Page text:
And that was just her first taste of the rough-and-tumble climate debate. A few years later, an apparent hacker released a lot of private email conversations among climate scientists involved with the United Nations climate assessment, the Intergovernmental Panel on Climate Change. Curry stepped into the middle of this and started engaging some of the skeptics.

"I took it upon myself to try to calm the waters I bit. I thought, 'Oh my gosh, this could really blow, and this would not be a good thing for climate science or the IPCC,' so I wrote an essay on the credibility of climate science."

She published that online.

Her philosophy, then and now, is that if climate scientists would more readily acknowledge the uncertainties inherent in the issue, skeptics would more likely accept the well-established central tenets of global warming.

To give one example, she says human activities are contributing to global warming, but she bridles at the IPCC consensus that humans are "largely responsible" — in other words, that more than 50 percent of global warming to date is caused by human activity.

"It might be around 50 percent or even a little less. I mean this is what we don't know" she says.

Economics Vs. Science

Curry started her own blog, which is a forum for outsiders to weigh in on climate science. She sees it as democratizing the discussion.

"All we can do is be as objective as we can about the evidence and help the politicians evaluate proposed solutions," she says. If that means doing nothing, "I can't say myself that that isn't the best solution."

And this is where Curry parts company most clearly with her peers. For example, the leading scientific organization for earth scientists, the American Geophysical Union, says in a position statement that climate change "requires urgent action." It concludes that despite some uncertainties, there's no scenario where climate change will be inconsequential.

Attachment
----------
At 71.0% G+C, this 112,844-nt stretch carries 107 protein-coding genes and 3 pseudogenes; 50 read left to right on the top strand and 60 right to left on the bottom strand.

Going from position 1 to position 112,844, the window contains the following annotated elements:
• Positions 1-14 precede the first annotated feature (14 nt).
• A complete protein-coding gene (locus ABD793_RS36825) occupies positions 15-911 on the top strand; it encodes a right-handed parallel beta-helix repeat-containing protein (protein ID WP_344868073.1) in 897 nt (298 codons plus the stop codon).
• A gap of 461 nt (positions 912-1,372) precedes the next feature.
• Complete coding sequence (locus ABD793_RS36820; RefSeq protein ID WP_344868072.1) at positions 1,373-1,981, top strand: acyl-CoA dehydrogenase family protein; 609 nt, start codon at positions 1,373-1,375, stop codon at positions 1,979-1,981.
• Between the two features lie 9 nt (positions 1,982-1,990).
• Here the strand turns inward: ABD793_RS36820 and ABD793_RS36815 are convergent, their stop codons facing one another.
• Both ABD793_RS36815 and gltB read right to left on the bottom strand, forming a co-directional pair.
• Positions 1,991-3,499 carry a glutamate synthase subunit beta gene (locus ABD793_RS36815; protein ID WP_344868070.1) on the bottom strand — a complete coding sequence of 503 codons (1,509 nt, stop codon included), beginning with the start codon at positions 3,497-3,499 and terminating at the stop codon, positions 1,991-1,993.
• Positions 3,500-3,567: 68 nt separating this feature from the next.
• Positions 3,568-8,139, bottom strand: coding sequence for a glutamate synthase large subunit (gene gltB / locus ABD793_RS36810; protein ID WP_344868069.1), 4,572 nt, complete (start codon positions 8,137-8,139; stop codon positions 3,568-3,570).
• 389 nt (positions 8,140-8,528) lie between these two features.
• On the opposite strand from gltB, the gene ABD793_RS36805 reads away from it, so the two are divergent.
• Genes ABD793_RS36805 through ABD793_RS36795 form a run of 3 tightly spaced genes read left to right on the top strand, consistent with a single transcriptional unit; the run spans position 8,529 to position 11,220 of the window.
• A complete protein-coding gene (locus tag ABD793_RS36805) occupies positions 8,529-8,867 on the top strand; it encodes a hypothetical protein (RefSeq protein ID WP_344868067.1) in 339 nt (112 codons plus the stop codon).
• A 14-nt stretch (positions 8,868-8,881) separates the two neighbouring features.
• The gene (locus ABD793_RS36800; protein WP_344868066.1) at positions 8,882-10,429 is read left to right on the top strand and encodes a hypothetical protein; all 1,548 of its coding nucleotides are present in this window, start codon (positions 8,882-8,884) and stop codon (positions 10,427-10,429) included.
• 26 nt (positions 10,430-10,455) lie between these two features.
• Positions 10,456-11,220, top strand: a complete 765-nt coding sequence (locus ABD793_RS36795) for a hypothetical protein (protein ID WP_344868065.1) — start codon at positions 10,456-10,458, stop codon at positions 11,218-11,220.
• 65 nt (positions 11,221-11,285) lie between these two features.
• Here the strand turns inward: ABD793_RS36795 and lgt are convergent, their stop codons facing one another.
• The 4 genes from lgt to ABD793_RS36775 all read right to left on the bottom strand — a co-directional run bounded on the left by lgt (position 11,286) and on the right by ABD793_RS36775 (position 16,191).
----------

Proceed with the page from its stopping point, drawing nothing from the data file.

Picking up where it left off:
Curry's dissent from this position is as much about the economics as about the science.

"I have six nieces and nephews who have recently graduated from college," she says. "Not easy finding jobs in this economy. Are we going to jeopardize their economic future, and we don't know if they're going to care and if this is going to matter?"

Of course doing nothing to address climate change is actually doing a lot. Carbon dioxide levels are growing fast in the atmosphere and are destined to double or triple over pre-industrial levels. Curry acknowledges that.

"I don't know how concerned I should be about it — on what time scale that might happen, whether that's 100 or 200 years, what societies will be like, what other things are going on with the natural climate," Curry says. "I just don't know what the next hundred or 200 years will hold, and whether this will be regarded as an important issue. I just don't know."

Advocates for action say we shouldn't run that experiment on our planet. Curry's response?

"Well, I think the experiment is going to happen whether people say we should run it or not. We're not going to convince China and India and other developing countries not to burn fossil fuels."

By now, of course, Curry has strayed far from science and deep into public policy. But like all of us, she does have a personal point of view. And hers, at root, is not about science; it's about individualism.

"I walk to work, I drive a Prius, I'm a fanatic about turning lights off and keeping air conditioning high and heating low, so I try to personally minimize my own carbon footprint. But in terms of telling other people what to do, I don't have any big answers."

But leaving climate change actions to individuals will not solve the problem. You can't affect global warming simply by buying a Prius and adjusting the thermostat. And there's no uncertainty about that.

Copyright 2021 NPR. To see more, visit https://www.npr.org.

Award-winning journalist Richard Harris has reported on a wide range of topics in science, medicine and the environment since he joined NPR in 1986. In early 2014, his focus shifted from an emphasis on climate change and the environment to biomedical research.